Facebook Ads Lead, Paid Media Specialist, Speaker, 15+ years of PPC and Facebook Ads expertise
November 23rd, 2017
There are two ways to look at the sales process—a new way and an old way. The old way involves looking at sales as a way to make money or increase revenue. The new way is all about solving a problem on the buyer’s behalf.
The new way to look at sales—as a problem solver— means disarming the consumer and earning their trust enough to let them realize your product or service is something they need. This necessarily requires a good deal of empathy.
That’s why the most effective, holistic sales processes are rooted in an understanding of and alignment with the buyer’s journey.
What is the Buyer’s Journey?
In a nutshell, the buyer’s journey is the process would-be customers go through as they move through being a stranger to becoming a customer.
Drip marketing workflows are particularly well-suited for mapping alongside the buyer’s journey. A series of conditions and triggers that deliver custom content and calls to action based on past user behavior, custom workflows use if/then logic to respond to users’ needs as immediately as possible.
This helps not only to shepherd leads down the sales funnel toward conversion, but also to make sure leads receive the right information as they move organically through their own buyer’s journey.
Keep Marketing and Sales on the Same Page
We’ve talked mostly about the marketing process so far, but it’s vitally important that sales not be left out of the loop.
Simply gathering leads and lobbing them towards your sales department with no information, context or insight is a bad way to approach the sales process. Not only does it lead to poor results, but it’s never good for office dynamics or job satisfaction. Nevertheless, lack of cohesion between sales and marketing has been cited by HubSpot as one of the most common challenges inbound teams face.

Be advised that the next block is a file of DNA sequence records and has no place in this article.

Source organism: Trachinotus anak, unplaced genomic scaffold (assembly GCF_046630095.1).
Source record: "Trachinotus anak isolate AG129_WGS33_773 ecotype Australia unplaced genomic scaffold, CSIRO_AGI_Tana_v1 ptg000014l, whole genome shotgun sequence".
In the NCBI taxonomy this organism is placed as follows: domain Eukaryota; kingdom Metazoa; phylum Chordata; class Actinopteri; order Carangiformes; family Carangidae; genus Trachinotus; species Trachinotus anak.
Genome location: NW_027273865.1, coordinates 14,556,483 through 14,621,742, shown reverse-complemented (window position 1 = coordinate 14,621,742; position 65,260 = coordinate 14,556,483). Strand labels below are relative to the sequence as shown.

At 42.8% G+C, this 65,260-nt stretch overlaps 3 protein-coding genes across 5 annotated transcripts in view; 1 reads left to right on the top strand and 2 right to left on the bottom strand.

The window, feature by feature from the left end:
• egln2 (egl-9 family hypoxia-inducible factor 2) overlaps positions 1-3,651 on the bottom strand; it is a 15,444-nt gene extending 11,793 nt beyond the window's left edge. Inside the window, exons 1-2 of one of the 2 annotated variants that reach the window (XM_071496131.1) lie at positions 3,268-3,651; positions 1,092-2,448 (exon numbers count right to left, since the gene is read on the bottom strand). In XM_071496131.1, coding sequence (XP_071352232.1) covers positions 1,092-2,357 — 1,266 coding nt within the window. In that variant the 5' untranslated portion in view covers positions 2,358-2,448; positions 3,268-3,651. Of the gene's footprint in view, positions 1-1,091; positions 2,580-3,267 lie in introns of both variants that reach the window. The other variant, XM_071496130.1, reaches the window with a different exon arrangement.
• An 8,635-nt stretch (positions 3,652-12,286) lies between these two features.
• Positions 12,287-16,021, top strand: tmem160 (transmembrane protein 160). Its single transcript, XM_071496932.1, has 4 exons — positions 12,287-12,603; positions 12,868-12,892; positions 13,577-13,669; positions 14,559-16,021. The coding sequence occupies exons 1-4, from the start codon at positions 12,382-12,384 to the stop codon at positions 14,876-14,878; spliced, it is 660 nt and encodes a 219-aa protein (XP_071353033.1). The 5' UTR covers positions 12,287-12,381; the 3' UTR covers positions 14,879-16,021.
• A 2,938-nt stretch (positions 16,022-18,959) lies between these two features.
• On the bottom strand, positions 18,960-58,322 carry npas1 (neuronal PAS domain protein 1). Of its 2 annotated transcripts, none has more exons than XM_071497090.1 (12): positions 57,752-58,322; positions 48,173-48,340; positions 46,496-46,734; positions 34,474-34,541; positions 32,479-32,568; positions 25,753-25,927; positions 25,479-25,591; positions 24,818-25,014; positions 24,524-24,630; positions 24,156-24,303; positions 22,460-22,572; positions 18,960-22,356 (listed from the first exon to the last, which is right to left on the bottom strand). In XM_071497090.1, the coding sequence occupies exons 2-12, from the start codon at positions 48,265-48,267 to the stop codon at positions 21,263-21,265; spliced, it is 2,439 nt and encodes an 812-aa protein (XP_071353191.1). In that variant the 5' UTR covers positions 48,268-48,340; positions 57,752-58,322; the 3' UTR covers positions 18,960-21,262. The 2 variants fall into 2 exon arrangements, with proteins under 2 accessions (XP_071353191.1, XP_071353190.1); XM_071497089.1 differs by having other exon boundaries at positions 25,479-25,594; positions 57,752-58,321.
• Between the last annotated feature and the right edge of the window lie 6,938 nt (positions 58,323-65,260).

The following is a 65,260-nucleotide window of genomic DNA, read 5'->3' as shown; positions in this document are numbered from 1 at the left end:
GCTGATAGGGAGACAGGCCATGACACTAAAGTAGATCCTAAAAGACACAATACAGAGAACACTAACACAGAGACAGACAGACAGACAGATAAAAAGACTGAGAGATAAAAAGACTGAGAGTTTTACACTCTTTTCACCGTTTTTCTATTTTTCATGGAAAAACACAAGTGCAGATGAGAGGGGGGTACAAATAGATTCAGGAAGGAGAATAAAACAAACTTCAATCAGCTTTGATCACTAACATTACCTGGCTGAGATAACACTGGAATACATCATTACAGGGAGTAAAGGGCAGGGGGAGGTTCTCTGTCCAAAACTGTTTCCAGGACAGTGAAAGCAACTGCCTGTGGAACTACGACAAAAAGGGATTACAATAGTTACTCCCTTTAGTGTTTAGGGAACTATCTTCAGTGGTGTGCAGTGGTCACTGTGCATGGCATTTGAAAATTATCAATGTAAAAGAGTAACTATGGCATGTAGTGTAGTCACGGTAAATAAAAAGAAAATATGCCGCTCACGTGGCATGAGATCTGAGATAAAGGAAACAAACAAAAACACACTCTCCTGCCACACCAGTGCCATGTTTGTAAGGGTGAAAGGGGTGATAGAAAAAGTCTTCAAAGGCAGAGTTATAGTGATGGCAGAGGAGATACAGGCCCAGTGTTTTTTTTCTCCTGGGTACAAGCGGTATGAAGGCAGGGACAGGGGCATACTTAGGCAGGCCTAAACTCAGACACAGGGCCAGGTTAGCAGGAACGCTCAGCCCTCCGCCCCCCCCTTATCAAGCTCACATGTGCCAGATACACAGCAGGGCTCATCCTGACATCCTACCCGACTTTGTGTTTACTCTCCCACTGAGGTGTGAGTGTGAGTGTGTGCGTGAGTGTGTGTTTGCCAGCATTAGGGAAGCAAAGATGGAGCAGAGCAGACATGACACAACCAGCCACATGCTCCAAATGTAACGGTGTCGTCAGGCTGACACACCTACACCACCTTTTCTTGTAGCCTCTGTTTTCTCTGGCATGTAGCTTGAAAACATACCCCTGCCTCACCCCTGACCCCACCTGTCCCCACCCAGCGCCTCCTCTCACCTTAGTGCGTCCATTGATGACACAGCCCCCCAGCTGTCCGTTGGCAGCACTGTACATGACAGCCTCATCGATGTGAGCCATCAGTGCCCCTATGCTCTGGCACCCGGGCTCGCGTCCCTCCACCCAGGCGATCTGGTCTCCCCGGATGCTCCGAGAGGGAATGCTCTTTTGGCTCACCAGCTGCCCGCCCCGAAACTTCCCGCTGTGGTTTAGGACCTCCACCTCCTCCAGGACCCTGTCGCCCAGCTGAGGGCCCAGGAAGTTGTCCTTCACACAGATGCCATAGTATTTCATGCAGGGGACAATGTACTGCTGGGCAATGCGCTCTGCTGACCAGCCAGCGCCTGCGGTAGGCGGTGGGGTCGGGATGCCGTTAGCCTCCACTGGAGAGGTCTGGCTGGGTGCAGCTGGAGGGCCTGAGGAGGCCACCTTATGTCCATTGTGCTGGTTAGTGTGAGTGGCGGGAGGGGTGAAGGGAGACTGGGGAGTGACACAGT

When marketing and sales work hand-in-hand, it makes for marketers that are more informed about their buyer personas and salespeople that have a better understanding of their prospects and where they’re coming from.
And that gets back to the core of why sales needs to align with the buyer’s journey in the first place—because leads and prospects aren’t just abstract buyer personas or lines on an email list. They’re real people with real needs. Any sales or marketing team who keeps that fact as the center of their processes has a huge advantage over those who don’t.
It's important to build a sales process that aligns with and continues the momentum from your inbound process. Legacy sales is getting harder to sustain. Inbound sales continues to keep the potential client's needs in mind by focusing on individual buyers, pain points, specific needs, goals and challenges. This is vastly different from putting your needs first or playing only a numbers game. Understanding potential clients' needs is critical to this new sales process and to staying ahead of a sales methodology that's becoming out of sync with buyers.
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